tcpdumps from the monitoring host directly attached show no storming, practically no broadcasting, and very little in the way of direct traffic. I would have thought that if the /30 address on the 6224 was being attacked, it would affect IPs at the remote sites too. –  David Mackintosh Dec 23 '10 at 3:39
    
just to eliminate a physical problem affecting a couple of ports can you swap the physical connections the Katana systems use with ones that you know work fine to see if the problem persists. Some of the scenarios you describe are happening within a L2 domain which strongly indicates either a misconfiguration or fault on individual ports. –  Helvick Dec 23 '10 at 10:15
    
Problems seem consistant no matter what physical ports are in use. –  David Mackintosh Dec 23 '10 at 15:08
    
Perhaps you've created a rather long loop? How are you transporting the VLAN3994 (layer 2) to the remote sites? –  SpacemanSpiff Dec 24 '10 at 18:48

1 Answer 1

up vote 1 down vote accepted

OK, I figured this out and I'll write it out here. This particular solution is unlikely to help anyone because it is an edge case.

Back in the ancient history of the link with this provider, we added a second VLAN to the primary one. At the time, the provider then connected this VLAN as both tagged and untagged on their side of the connection. Their switch treats the tagged and untagged as separate connections.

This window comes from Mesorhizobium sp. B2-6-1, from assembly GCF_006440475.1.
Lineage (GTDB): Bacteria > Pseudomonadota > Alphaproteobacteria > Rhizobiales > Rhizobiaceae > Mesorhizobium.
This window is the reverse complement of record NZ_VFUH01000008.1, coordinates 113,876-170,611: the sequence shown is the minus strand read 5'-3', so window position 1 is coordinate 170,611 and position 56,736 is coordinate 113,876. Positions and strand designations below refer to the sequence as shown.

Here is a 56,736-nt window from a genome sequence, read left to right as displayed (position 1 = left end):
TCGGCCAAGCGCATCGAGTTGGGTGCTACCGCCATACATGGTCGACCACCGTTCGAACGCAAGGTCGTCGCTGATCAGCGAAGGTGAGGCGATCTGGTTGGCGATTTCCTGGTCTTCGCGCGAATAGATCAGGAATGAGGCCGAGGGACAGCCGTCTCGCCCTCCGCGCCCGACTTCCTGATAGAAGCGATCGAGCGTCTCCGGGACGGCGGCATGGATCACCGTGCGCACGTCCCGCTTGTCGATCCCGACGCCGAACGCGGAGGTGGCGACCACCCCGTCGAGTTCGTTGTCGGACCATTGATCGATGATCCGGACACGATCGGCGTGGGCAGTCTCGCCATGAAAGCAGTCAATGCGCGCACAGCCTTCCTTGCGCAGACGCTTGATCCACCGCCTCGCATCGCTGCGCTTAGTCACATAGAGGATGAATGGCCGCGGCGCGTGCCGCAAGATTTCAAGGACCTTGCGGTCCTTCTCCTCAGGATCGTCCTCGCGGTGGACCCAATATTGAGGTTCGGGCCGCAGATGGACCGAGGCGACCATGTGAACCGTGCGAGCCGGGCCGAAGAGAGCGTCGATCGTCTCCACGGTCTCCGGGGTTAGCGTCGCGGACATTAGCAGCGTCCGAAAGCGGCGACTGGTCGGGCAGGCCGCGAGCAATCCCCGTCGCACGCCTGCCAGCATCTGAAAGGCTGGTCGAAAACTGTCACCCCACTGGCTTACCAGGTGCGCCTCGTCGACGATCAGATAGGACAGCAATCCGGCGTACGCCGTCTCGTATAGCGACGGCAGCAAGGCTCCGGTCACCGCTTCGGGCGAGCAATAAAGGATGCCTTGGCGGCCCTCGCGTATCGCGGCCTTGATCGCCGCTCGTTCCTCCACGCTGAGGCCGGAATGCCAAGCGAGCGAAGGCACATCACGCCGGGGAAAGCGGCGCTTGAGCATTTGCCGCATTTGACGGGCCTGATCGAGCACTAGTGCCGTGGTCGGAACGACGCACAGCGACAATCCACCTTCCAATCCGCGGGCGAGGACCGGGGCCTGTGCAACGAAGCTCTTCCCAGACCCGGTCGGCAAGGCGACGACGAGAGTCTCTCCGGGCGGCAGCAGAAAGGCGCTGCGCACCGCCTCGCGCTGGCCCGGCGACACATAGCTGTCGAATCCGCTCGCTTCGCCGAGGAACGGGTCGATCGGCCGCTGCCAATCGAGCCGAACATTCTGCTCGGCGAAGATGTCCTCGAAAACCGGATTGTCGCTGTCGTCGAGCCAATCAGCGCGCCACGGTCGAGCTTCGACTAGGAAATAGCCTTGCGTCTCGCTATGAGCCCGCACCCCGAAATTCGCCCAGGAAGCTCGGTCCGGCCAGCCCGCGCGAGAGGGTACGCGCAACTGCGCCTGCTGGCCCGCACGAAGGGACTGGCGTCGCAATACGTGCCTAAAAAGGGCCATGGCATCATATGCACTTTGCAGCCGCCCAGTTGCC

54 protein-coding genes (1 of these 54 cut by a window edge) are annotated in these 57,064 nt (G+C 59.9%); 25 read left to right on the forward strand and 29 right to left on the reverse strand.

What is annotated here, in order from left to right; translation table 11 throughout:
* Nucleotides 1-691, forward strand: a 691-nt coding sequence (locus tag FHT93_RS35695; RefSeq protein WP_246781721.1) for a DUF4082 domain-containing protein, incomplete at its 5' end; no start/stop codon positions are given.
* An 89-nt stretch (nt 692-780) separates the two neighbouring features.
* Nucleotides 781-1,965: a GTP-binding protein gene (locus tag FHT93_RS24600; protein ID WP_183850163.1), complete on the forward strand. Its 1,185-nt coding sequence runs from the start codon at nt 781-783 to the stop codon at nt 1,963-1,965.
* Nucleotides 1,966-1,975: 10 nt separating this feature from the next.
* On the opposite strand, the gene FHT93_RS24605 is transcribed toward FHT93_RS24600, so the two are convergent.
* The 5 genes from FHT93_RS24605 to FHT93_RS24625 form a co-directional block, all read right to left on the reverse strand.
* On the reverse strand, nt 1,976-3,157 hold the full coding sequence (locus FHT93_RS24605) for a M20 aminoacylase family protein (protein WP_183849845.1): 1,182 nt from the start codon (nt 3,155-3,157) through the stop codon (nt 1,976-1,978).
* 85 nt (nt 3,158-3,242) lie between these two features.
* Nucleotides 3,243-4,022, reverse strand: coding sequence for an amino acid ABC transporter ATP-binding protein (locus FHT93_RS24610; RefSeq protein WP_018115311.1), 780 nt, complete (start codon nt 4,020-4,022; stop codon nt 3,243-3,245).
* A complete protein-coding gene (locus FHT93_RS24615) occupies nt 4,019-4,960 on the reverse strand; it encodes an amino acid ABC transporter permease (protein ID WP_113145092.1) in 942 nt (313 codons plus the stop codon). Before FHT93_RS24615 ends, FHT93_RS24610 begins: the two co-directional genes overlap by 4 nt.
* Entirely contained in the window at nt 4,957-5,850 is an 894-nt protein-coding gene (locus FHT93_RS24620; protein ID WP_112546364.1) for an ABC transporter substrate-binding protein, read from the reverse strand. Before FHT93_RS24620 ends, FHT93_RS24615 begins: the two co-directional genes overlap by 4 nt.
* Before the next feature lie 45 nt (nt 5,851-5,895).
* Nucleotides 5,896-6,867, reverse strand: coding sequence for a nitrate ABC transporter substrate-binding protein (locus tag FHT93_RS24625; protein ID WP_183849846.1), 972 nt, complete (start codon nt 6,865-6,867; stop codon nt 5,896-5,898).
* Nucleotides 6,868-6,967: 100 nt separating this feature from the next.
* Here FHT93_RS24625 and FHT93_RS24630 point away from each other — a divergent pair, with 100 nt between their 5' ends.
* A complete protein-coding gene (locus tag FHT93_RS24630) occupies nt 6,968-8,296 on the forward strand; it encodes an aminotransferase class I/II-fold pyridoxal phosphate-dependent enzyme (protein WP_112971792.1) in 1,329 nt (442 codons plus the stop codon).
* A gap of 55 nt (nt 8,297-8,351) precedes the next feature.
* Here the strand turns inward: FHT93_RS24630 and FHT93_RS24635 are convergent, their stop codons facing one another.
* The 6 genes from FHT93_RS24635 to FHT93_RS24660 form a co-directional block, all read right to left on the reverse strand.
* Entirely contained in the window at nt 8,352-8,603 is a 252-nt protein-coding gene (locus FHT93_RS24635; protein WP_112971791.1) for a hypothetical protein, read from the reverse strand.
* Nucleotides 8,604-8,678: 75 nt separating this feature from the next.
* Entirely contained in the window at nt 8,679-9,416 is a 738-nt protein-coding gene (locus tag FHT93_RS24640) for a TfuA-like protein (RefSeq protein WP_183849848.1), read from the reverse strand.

So what happens is my system connected to the Dell emits a arp broadcast (the management interface on this computer emits arp packets every half second for reasons which are stupid), which the switch forwards down the link to the remote site. The switch at the provider hears the broadcast on the untagged interface -- and sends it back to me on the tagged interface. The switch hears this and then concludes that the mac address originating the broadcast is really reachable via the provider's link. Follow up packets therefore get misdirected.

The solution was to have the provider change their configuration so that it agreed with that on the Dell. All general connection problems have ceased.